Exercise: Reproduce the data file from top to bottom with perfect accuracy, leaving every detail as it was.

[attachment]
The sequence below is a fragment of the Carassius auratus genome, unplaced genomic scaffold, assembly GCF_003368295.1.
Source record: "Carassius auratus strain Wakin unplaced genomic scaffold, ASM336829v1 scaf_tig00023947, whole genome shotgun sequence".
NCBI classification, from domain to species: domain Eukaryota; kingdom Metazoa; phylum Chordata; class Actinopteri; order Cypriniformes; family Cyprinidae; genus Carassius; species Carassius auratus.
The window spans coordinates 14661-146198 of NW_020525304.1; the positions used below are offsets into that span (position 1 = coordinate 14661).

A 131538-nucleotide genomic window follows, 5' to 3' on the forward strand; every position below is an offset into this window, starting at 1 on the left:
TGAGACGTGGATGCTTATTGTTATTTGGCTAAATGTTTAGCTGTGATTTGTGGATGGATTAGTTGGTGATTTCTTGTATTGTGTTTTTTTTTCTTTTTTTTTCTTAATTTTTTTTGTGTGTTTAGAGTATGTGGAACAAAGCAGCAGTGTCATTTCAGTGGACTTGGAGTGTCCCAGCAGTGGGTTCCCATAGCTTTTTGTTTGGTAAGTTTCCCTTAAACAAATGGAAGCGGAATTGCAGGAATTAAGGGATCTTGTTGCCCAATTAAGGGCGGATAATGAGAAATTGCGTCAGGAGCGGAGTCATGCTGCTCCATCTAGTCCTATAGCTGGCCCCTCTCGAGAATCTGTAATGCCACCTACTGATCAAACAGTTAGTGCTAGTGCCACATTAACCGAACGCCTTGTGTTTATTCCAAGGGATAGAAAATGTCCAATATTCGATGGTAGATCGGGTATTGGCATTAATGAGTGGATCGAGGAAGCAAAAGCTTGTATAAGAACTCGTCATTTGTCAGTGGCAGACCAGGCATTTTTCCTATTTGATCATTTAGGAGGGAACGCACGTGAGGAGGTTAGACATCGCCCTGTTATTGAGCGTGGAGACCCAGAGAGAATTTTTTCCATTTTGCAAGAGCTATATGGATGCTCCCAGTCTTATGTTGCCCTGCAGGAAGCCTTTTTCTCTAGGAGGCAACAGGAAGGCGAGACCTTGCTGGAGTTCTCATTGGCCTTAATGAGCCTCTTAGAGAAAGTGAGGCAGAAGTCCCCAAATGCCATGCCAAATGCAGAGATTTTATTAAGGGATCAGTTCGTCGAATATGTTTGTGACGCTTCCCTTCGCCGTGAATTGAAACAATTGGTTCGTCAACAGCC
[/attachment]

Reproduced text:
The sequence below is a fragment of the Carassius auratus genome, unplaced genomic scaffold, assembly GCF_003368295.1.
Source record: "Carassius auratus strain Wakin unplaced genomic scaffold, ASM336829v1 scaf_tig00023947, whole genome shotgun sequence".
NCBI classification, from domain to species: domain Eukaryota; kingdom Metazoa; phylum Chordata; class Actinopteri; order Cypriniformes; family Cyprinidae; genus Carassius; species Carassius auratus.
The window spans coordinates 14661-146198 of NW_020525304.1; the positions used below are offsets into that span (position 1 = coordinate 14661).

A 131538-nucleotide genomic window follows, 5' to 3' on the forward strand; every position below is an offset into this window, starting at 1 on the left:
TGAGACGTGGATGCTTATTGTTATTTGGCTAAATGTTTAGCTGTGATTTGTGGATGGATTAGTTGGTGATTTCTTGTATTGTGTTTTTTTTTCTTTTTTTTTCTTAATTTTTTTTGTGTGTTTAGAGTATGTGGAACAAAGCAGCAGTGTCATTTCAGTGGACTTGGAGTGTCCCAGCAGTGGGTTCCCATAGCTTTTTGTTTGGTAAGTTTCCCTTAAACAAATGGAAGCGGAATTGCAGGAATTAAGGGATCTTGTTGCCCAATTAAGGGCGGATAATGAGAAATTGCGTCAGGAGCGGAGTCATGCTGCTCCATCTAGTCCTATAGCTGGCCCCTCTCGAGAATCTGTAATGCCACCTACTGATCAAACAGTTAGTGCTAGTGCCACATTAACCGAACGCCTTGTGTTTATTCCAAGGGATAGAAAATGTCCAATATTCGATGGTAGATCGGGTATTGGCATTAATGAGTGGATCGAGGAAGCAAAAGCTTGTATAAGAACTCGTCATTTGTCAGTGGCAGACCAGGCATTTTTCCTATTTGATCATTTAGGAGGGAACGCACGTGAGGAGGTTAGACATCGCCCTGTTATTGAGCGTGGAGACCCAGAGAGAATTTTTTCCATTTTGCAAGAGCTATATGGATGCTCCCAGTCTTATGTTGCCCTGCAGGAAGCCTTTTTCTCTAGGAGGCAACAGGAAGGCGAGACCTTGCTGGAGTTCTCATTGGCCTTAATGAGCCTCTTAGAGAAAGTGAGGCAGAAGTCCCCAAATGCCATGCCAAATGCAGAGATTTTATTAAGGGATCAGTTCGTCGAATATGTTTGTGACGCTTCCCTTCGCCGTGAATTGAAACAATTGGTTCGTCAACAGCC